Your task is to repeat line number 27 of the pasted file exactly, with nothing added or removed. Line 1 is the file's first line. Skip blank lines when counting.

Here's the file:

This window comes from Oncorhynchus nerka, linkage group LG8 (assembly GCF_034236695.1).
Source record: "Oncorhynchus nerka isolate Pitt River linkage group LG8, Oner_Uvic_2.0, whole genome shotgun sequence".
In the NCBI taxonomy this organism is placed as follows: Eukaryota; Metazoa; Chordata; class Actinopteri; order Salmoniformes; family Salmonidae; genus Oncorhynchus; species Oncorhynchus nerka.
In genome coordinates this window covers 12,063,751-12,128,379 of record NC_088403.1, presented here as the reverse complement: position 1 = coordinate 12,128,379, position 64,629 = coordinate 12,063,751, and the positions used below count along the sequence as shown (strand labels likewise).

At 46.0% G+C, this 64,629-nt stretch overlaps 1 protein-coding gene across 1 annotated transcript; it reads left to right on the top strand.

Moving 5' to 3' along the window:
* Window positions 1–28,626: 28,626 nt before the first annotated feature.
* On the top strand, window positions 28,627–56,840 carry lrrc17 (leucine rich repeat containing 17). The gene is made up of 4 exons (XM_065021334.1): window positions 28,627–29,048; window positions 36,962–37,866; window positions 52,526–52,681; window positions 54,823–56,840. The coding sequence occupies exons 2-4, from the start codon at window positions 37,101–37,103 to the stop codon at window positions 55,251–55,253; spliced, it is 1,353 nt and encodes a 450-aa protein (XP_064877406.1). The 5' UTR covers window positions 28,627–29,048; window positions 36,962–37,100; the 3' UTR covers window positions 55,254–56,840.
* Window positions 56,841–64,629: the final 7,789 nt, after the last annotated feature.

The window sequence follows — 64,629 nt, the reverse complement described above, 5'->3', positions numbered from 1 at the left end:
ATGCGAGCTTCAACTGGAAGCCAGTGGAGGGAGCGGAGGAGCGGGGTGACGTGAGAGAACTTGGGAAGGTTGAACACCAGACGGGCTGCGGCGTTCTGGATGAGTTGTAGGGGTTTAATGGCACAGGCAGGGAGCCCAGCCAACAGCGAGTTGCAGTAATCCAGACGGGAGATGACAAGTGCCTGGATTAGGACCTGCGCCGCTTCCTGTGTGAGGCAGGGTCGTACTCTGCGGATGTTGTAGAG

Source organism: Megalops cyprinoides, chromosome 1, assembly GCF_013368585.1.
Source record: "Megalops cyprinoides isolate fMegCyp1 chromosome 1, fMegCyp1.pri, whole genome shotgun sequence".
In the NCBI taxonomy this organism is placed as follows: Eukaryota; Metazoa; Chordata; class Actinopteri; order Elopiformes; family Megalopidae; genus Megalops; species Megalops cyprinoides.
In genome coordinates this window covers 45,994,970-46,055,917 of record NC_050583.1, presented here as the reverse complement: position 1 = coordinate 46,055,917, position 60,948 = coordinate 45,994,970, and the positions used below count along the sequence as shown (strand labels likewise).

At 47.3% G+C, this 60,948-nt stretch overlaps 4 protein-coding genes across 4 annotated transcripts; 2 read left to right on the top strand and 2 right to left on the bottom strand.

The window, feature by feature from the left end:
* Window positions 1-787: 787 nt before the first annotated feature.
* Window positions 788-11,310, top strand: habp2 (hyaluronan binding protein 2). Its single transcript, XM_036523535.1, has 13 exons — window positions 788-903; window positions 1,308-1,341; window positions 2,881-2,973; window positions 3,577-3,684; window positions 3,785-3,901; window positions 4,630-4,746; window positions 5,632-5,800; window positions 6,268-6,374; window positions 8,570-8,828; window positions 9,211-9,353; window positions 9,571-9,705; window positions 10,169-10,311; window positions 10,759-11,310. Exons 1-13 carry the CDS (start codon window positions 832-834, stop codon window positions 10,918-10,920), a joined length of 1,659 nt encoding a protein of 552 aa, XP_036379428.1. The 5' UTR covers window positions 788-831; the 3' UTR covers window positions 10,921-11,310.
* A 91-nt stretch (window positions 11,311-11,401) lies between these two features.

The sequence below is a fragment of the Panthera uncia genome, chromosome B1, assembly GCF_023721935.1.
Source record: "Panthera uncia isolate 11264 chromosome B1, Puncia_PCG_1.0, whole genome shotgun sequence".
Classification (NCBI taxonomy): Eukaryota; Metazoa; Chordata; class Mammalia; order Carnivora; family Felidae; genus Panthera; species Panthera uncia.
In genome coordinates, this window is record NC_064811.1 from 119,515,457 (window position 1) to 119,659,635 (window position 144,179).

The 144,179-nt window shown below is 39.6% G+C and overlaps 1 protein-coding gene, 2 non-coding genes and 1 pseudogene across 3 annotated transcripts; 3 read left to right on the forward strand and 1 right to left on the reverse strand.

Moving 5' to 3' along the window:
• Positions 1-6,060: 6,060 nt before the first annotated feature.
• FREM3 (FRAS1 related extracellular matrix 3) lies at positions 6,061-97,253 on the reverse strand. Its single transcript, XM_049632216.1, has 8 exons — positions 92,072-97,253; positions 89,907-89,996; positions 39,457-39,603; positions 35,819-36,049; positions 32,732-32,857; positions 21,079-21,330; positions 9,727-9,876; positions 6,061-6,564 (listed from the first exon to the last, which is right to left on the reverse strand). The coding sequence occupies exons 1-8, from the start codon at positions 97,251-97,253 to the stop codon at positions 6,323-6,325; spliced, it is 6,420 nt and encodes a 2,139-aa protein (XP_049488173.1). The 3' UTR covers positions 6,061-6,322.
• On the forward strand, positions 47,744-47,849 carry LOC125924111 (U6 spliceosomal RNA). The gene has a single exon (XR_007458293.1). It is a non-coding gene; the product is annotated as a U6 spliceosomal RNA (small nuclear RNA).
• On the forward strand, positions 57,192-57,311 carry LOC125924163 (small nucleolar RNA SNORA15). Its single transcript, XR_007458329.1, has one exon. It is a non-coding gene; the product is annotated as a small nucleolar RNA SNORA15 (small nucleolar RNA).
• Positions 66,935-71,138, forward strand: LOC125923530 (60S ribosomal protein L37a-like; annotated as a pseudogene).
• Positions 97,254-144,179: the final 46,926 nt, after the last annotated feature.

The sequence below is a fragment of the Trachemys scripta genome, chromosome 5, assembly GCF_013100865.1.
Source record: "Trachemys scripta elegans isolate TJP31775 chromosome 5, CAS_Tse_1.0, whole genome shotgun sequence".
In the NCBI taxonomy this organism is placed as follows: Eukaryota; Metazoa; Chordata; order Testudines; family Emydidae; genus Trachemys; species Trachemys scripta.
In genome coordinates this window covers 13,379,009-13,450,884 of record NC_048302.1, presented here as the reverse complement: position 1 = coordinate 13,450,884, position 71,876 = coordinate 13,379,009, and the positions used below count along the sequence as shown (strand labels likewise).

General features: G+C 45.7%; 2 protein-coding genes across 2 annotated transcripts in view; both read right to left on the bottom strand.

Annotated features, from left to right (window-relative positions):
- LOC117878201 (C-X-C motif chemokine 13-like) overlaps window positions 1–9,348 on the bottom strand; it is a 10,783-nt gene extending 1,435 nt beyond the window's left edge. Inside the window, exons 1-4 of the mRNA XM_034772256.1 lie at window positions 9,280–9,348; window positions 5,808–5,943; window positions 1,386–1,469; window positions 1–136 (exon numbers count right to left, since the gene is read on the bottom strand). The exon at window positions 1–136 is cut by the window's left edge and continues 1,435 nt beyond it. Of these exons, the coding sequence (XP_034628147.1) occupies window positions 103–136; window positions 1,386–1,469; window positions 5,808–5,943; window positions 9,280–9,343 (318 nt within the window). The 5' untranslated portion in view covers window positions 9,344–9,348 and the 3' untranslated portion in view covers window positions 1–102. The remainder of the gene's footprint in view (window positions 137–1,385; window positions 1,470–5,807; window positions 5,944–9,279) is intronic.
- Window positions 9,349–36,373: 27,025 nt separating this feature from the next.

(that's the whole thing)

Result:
• Positions 1-6,060: 6,060 nt before the first annotated feature.